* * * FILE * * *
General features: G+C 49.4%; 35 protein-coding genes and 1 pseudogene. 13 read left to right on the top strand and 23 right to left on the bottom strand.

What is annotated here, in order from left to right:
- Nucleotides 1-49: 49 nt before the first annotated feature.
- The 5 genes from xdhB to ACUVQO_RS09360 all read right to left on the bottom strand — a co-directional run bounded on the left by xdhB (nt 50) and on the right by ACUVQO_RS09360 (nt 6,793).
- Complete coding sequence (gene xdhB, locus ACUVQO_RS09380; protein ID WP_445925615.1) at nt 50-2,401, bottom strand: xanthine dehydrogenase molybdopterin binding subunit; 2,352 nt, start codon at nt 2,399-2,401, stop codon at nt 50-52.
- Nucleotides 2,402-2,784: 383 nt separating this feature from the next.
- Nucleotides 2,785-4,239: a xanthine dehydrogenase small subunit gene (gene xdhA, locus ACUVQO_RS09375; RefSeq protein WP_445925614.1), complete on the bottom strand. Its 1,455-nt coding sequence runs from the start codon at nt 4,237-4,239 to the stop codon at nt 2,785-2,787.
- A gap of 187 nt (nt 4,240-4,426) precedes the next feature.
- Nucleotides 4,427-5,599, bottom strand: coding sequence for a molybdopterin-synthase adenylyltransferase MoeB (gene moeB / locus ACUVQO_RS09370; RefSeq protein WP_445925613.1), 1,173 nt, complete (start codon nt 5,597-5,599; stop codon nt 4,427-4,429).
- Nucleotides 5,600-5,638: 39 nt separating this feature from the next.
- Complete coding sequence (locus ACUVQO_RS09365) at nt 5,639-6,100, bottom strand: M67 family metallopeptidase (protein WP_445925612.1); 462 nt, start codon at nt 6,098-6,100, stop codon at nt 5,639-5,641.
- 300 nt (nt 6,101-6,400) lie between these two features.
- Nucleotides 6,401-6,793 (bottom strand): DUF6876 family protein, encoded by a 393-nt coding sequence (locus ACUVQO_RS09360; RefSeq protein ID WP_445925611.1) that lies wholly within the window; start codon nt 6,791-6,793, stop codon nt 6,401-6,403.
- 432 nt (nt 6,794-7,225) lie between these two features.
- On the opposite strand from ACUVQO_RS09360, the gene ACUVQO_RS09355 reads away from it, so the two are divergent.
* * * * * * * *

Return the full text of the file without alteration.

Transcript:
General features: G+C 49.4%; 35 protein-coding genes and 1 pseudogene. 13 read left to right on the top strand and 23 right to left on the bottom strand.

What is annotated here, in order from left to right:
- Nucleotides 1-49: 49 nt before the first annotated feature.
- The 5 genes from xdhB to ACUVQO_RS09360 all read right to left on the bottom strand — a co-directional run bounded on the left by xdhB (nt 50) and on the right by ACUVQO_RS09360 (nt 6,793).
- Complete coding sequence (gene xdhB, locus ACUVQO_RS09380; protein ID WP_445925615.1) at nt 50-2,401, bottom strand: xanthine dehydrogenase molybdopterin binding subunit; 2,352 nt, start codon at nt 2,399-2,401, stop codon at nt 50-52.
- Nucleotides 2,402-2,784: 383 nt separating this feature from the next.
- Nucleotides 2,785-4,239: a xanthine dehydrogenase small subunit gene (gene xdhA, locus ACUVQO_RS09375; RefSeq protein WP_445925614.1), complete on the bottom strand. Its 1,455-nt coding sequence runs from the start codon at nt 4,237-4,239 to the stop codon at nt 2,785-2,787.
- A gap of 187 nt (nt 4,240-4,426) precedes the next feature.
- Nucleotides 4,427-5,599, bottom strand: coding sequence for a molybdopterin-synthase adenylyltransferase MoeB (gene moeB / locus ACUVQO_RS09370; RefSeq protein WP_445925613.1), 1,173 nt, complete (start codon nt 5,597-5,599; stop codon nt 4,427-4,429).
- Nucleotides 5,600-5,638: 39 nt separating this feature from the next.
- Complete coding sequence (locus ACUVQO_RS09365) at nt 5,639-6,100, bottom strand: M67 family metallopeptidase (protein WP_445925612.1); 462 nt, start codon at nt 6,098-6,100, stop codon at nt 5,639-5,641.
- 300 nt (nt 6,101-6,400) lie between these two features.
- Nucleotides 6,401-6,793 (bottom strand): DUF6876 family protein, encoded by a 393-nt coding sequence (locus ACUVQO_RS09360; RefSeq protein ID WP_445925611.1) that lies wholly within the window; start codon nt 6,791-6,793, stop codon nt 6,401-6,403.
- 432 nt (nt 6,794-7,225) lie between these two features.
- On the opposite strand from ACUVQO_RS09360, the gene ACUVQO_RS09355 reads away from it, so the two are divergent.